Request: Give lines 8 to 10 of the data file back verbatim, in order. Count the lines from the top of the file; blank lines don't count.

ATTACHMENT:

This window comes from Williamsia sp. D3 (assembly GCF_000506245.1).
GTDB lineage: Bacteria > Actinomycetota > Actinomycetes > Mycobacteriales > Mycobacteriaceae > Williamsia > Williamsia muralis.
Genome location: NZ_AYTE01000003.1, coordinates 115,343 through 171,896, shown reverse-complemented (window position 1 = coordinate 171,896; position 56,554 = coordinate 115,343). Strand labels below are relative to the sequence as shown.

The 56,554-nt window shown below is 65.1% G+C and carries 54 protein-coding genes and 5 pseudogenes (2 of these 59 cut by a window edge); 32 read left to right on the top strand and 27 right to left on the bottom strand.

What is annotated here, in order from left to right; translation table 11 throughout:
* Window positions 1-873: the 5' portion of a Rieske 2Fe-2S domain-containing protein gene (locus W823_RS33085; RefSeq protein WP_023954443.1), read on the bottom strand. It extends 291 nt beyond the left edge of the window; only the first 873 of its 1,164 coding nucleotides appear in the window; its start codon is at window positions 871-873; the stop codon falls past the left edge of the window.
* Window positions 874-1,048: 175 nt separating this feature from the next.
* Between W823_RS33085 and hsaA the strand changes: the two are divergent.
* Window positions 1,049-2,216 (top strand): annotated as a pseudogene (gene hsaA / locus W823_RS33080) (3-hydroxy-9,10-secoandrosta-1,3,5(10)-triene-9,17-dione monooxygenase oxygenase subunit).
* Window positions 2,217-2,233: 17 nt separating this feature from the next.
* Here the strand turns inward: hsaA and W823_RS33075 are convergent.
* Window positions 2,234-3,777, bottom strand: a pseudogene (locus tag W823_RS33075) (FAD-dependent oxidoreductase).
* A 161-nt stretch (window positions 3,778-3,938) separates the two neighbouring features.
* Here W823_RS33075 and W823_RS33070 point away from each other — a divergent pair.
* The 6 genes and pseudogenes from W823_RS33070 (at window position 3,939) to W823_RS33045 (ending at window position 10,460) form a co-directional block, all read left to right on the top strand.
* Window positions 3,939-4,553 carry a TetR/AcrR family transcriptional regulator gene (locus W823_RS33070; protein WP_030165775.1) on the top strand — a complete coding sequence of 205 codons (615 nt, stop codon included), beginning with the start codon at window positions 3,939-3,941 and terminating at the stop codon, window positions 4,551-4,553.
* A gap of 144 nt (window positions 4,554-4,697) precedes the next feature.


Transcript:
* Between W823_RS33085 and hsaA the strand changes: the two are divergent.
* Window positions 1,049-2,216 (top strand): annotated as a pseudogene (gene hsaA / locus W823_RS33080) (3-hydroxy-9,10-secoandrosta-1,3,5(10)-triene-9,17-dione monooxygenase oxygenase subunit).
* Window positions 2,217-2,233: 17 nt separating this feature from the next.